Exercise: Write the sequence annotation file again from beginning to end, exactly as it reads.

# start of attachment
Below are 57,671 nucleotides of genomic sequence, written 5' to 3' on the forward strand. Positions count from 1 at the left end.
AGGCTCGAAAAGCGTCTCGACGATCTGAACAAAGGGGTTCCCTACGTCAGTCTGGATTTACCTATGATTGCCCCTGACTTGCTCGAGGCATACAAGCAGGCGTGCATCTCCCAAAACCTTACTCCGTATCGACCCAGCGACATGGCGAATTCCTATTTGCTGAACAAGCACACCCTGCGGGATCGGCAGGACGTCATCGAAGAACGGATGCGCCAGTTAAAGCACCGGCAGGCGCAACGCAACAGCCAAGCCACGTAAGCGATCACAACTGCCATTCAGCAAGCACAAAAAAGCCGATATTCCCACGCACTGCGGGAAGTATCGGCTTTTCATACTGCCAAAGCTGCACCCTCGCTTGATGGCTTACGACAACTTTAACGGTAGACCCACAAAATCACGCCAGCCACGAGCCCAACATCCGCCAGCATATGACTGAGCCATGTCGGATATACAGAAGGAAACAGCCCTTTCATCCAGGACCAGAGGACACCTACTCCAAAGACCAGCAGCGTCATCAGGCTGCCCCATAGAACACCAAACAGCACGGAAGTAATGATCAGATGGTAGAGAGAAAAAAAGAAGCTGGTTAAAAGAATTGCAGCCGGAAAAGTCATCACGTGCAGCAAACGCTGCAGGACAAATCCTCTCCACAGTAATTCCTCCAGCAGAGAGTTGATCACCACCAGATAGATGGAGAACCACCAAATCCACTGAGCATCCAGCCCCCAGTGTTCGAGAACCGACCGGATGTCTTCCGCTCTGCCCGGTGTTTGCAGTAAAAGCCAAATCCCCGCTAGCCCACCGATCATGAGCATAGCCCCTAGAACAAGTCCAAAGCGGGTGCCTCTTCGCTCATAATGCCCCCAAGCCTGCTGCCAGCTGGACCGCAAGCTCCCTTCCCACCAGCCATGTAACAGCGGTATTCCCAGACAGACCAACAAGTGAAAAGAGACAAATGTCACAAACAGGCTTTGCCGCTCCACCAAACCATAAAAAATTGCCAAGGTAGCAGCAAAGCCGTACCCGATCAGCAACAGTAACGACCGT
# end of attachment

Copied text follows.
Below are 57,671 nucleotides of genomic sequence, written 5' to 3' on the forward strand. Positions count from 1 at the left end.
AGGCTCGAAAAGCGTCTCGACGATCTGAACAAAGGGGTTCCCTACGTCAGTCTGGATTTACCTATGATTGCCCCTGACTTGCTCGAGGCATACAAGCAGGCGTGCATCTCCCAAAACCTTACTCCGTATCGACCCAGCGACATGGCGAATTCCTATTTGCTGAACAAGCACACCCTGCGGGATCGGCAGGACGTCATCGAAGAACGGATGCGCCAGTTAAAGCACCGGCAGGCGCAACGCAACAGCCAAGCCACGTAAGCGATCACAACTGCCATTCAGCAAGCACAAAAAAGCCGATATTCCCACGCACTGCGGGAAGTATCGGCTTTTCATACTGCCAAAGCTGCACCCTCGCTTGATGGCTTACGACAACTTTAACGGTAGACCCACAAAATCACGCCAGCCACGAGCCCAACATCCGCCAGCATATGACTGAGCCATGTCGGATATACAGAAGGAAACAGCCCTTTCATCCAGGACCAGAGGACACCTACTCCAAAGACCAGCAGCGTCATCAGGCTGCCCCATAGAACACCAAACAGCACGGAAGTAATGATCAGATGGTAGAGAGAAAAAAAGAAGCTGGTTAAAAGAATTGCAGCCGGAAAAGTCATCACGTGCAGCAAACGCTGCAGGACAAATCCTCTCCACAGTAATTCCTCCAGCAGAGAGTTGATCACCACCAGATAGATGGAGAACCACCAAATCCACTGAGCATCCAGCCCCCAGTGTTCGAGAACCGACCGGATGTCTTCCGCTCTGCCCGGTGTTTGCAGTAAAAGCCAAATCCCCGCTAGCCCACCGATCATGAGCATAGCCCCTAGAACAAGTCCAAAGCGGGTGCCTCTTCGCTCATAATGCCCCCAAGCCTGCTGCCAGCTGGACCGCAAGCTCCCTTCCCACCAGCCATGTAACAGCGGTATTCCCAGACAGACCAACAAGTGAAAAGAGACAAATGTCACAAACAGGCTTTGCCGCTCCACCAAACCATAAAAAATTGCCAAGGTAGCAGCAAAGCCGTACCCGATCAGCAACAGTAACGACCGT